The severity of World War II led Britain to call on all of it’s subjects and resources to support the war effort. More than 10,000 Caribbean men and women crossed the Atlantic, leaving their homes and families to join the British Armed Forces. British citizens from around the world worked together and helped turned the tide and defeat the Nazis.
In the aftermath of the war, Britain was left depleted. It no longer had the money needed to maintain its empire and had accumulated a huge debt by borrowing money from the USA to fund the war. There were also not enough workers to run the country’s essential services, leading to Britain once again calling for help and encouraging migration from its Commonwealth countries to help rebuild the economy.
The British Nationality Act of 1948 allowed all British subjects the right to travel and settle in the UK. This, together with British government campaigns in the Caribbean, led to a wave of immigration.
492 documented passengers boarded the Empire Windrush which set sail from Kingston, Jamaica on 24th May 1948 and came to England, as British citizens, in response to an advert in local Caribbean newspapers promoting job opportunities in Britain. Many had already served in the war, and some wished to re-join the forces. Each paid £28 (about £1000 today) for passage.
Born in 1959 in Kingston, Jamaica, Winsome Johnson moved to the countryside to live with her aunt when her parents left for England. There was no electricity or running water in the houseand they relied on rainwater for drinking, cooking, cleaning and bathing. However, they lived off the land and had access to fresh produce and livestock. Her aunt grew her own coffee whichshe sold to other locals and tradesmen.
Winsome Johnson came to England alone as a child and had not met her parents beforehand.
Beverley Goddard-Brown was born in 1959 in Font Hill, Saint Thomas, Jamaica. Her parentswent to England when she was 9 months old, leaving her in the care of other family members. She lived predominantly with women on a large plot of land that had several houses they all shared.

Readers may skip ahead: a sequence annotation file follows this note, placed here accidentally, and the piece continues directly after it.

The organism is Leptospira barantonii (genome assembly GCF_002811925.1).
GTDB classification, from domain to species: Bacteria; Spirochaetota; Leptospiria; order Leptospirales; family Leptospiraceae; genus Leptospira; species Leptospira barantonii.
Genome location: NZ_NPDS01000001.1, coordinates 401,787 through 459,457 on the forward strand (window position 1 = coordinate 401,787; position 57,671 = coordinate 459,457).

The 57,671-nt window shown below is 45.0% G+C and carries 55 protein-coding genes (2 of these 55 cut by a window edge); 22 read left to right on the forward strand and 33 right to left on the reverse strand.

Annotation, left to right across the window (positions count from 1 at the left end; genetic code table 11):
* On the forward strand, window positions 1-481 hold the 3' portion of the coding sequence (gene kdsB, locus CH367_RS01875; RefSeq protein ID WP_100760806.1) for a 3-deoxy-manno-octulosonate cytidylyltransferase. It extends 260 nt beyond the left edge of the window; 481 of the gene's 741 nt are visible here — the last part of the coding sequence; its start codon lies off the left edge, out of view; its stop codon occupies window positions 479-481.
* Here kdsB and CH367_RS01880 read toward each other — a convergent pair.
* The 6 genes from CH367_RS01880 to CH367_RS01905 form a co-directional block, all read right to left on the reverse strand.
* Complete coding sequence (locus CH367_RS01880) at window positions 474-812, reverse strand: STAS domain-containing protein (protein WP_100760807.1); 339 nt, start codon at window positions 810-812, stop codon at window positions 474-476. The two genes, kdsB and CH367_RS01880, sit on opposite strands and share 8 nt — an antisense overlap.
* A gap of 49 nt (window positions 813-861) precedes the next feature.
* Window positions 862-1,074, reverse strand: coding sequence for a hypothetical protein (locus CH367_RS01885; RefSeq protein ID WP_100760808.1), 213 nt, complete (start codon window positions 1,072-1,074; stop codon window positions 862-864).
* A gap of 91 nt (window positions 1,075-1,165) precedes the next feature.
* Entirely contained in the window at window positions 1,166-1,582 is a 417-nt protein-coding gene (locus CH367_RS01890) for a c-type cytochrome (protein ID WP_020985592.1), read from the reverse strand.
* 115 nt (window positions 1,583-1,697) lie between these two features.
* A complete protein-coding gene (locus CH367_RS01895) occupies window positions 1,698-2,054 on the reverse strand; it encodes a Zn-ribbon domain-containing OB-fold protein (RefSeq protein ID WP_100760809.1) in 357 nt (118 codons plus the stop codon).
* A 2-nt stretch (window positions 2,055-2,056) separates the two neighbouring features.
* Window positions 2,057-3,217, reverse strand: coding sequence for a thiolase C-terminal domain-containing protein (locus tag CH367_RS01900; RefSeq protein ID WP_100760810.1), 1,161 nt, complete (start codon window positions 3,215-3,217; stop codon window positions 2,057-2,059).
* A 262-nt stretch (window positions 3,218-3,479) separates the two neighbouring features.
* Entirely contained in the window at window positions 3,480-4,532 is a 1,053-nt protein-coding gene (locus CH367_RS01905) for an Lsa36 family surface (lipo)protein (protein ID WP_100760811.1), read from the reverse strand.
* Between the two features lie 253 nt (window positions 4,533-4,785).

Beverley hadn’t thought much about her parents until she came to the UK in 1965. She lookedto her Godmother as a mother figure while living in Jamaica and then to her grandmotherwhen living in England. She didn’t develop a maternal bond with her mother until later in life.
Marcia Burke was born in 1959 in Saint Thomas, Jamaica and grew up in Port Antonio where cruise ships docked, and water sports were available. She lived in a house on stilts with a veranda and outdoor kitchen with her grandparents and had no memory of her parents growing up.
Marcia came to England, like many children of the Windrush generation, on a young passenger travelling alone ticket. She found it difficult to adjust to life in a new country with parents she didn’t really know.
Marie Anderson was born in 1951 in Kingston, the capital of Jamaica. She grew up in alarge tenement yard with multiple families. There were lots of children to play with andlots of leisure facilities available.
Marie’s mother left for England when Marie was 11 or 12 years old. She planned to work in theUK for 5 years, save money and return to Jamaica to build a better life for Marie and her brother. Marie missed her mother very much but received letters and gifts from her regularly.
Pauline was born in 1960 in Kingston, Jamaica.
Her parents travelled to England when she was 4/5 years old, leaving her in the care of her grandparents until she came to England aged 8.
Pauline’s parents initially had a 5-year employment plan that enabled them to move back to Jamaica but there was not much opportunity for them to progress due to systemic racism. Pauline remembers pondering with her mother on what life might have been like if they stayed in Jamaica.
Godfrey was born in 1958 and lived in a small rural village in Saint Thomas where most of hisextended family also lived. He grew up with his siblings under the care of his aunt and uncle.
Though he has no recollection of his parents before he came to England around the age of 7, he describes his life in Jamaica as ‘idyllic’. His uncle gifted him with calves, foals and fillies and he enjoyed spending time outside playing with them.
He describes his childhood and teenage years as a time when he was bored and had no guidance. He and his friends were racially profiled, frequently harassed by police and criminalised.
Despite this, Godfrey became a successful businessman and has worked with people from all over the world.
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